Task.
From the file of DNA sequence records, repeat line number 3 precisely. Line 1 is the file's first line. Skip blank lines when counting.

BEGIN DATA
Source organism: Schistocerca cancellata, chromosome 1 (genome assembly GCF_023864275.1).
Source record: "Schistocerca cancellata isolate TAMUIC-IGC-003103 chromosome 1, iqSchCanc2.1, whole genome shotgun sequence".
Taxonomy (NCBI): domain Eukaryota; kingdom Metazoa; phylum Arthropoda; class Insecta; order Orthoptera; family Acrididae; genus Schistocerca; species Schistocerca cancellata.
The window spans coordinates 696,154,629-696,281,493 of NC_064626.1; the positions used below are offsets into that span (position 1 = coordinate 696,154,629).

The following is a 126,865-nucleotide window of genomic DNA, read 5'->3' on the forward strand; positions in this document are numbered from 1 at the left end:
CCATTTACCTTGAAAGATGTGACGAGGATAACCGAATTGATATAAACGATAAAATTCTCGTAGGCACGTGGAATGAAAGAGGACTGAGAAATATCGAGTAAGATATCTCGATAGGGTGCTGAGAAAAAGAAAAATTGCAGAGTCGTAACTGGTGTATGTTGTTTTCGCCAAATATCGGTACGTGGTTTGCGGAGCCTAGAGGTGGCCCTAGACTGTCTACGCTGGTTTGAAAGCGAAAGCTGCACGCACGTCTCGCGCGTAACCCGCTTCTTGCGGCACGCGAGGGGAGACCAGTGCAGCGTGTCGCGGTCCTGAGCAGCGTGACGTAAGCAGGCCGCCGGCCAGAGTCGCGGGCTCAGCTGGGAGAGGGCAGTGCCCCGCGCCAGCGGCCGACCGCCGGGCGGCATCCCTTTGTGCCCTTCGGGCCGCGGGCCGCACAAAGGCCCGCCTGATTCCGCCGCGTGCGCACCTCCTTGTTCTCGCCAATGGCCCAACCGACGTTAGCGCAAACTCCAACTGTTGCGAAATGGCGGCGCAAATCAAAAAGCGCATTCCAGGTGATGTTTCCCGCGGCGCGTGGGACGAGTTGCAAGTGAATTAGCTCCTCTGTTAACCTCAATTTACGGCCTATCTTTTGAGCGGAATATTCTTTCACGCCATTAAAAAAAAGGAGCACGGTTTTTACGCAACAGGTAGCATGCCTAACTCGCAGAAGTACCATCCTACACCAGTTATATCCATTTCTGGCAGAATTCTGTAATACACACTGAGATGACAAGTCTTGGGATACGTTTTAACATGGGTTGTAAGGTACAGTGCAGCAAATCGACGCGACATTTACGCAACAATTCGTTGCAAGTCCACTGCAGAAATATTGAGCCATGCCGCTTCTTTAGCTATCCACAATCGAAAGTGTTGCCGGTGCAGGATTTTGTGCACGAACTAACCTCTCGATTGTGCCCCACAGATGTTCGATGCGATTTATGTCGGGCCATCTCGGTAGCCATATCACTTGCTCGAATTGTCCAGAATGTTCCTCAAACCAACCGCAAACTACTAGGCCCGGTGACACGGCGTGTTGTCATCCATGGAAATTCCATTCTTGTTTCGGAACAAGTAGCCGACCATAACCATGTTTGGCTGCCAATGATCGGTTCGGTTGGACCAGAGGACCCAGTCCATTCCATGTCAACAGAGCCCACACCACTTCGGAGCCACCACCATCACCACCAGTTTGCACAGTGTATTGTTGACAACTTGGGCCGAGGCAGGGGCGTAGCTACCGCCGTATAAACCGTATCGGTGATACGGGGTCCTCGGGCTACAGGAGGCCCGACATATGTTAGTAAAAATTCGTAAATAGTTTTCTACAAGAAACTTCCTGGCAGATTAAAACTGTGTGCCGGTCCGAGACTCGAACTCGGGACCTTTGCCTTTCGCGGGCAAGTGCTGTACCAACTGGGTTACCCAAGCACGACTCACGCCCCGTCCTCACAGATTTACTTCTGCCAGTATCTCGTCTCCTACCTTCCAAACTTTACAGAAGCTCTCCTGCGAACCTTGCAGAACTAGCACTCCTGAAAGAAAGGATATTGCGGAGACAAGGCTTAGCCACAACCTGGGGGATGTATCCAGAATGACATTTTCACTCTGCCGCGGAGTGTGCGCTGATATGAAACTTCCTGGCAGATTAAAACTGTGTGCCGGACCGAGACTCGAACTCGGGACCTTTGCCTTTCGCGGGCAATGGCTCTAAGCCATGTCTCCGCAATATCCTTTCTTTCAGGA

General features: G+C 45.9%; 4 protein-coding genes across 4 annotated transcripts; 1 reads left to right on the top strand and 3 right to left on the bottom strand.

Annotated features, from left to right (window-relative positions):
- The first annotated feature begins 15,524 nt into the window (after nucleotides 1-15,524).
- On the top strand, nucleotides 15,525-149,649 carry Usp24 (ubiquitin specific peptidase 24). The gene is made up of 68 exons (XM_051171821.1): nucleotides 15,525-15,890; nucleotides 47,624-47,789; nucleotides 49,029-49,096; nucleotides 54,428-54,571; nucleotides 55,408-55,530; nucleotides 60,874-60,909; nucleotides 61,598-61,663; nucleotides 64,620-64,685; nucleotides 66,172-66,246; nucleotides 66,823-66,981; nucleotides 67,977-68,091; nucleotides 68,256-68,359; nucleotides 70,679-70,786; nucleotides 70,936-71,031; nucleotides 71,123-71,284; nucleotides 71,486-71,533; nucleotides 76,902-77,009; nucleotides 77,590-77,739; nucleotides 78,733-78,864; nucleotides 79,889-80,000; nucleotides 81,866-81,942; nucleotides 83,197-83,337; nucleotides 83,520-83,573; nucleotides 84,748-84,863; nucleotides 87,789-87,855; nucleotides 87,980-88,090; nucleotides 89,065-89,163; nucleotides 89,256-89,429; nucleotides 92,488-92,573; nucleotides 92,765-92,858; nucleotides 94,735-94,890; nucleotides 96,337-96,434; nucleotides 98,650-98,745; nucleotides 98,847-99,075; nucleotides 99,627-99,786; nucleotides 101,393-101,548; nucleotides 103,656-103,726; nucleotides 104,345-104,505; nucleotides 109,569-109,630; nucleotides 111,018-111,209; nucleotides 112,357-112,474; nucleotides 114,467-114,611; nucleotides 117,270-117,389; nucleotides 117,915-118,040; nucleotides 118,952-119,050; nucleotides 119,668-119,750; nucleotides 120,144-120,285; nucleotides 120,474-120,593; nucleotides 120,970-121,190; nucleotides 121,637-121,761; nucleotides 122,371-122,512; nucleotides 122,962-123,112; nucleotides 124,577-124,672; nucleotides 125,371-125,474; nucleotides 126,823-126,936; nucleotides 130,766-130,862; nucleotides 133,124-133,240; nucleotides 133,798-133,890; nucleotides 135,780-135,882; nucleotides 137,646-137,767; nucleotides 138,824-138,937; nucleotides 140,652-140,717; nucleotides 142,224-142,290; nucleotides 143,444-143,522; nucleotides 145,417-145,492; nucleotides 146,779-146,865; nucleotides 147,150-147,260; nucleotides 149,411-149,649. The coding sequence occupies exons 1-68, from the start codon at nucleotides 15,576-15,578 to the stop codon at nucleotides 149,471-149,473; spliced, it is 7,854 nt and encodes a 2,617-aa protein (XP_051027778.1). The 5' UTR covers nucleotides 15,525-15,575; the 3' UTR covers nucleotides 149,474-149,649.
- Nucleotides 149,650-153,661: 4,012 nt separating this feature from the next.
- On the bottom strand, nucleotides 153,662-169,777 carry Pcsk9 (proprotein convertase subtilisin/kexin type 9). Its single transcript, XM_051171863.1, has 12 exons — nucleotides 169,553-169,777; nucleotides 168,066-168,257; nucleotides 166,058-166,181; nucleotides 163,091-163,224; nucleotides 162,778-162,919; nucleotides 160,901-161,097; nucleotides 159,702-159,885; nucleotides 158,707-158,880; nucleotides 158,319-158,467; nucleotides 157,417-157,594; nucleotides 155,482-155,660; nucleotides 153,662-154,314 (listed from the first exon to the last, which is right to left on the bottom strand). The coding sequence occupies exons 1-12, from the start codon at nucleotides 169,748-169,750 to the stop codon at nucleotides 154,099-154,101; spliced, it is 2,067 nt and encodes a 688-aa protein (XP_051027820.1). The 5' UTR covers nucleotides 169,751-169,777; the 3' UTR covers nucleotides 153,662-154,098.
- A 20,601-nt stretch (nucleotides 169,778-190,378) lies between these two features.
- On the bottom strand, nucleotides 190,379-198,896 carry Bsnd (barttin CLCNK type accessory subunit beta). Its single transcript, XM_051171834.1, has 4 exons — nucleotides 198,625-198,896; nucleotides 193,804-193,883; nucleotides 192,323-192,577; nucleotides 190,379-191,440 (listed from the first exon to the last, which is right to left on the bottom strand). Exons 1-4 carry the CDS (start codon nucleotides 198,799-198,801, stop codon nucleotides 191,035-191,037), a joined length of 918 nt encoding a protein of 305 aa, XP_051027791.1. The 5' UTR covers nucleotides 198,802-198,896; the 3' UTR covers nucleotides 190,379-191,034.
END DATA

Taxonomy (NCBI): domain Eukaryota; kingdom Metazoa; phylum Arthropoda; class Insecta; order Orthoptera; family Acrididae; genus Schistocerca; species Schistocerca cancellata.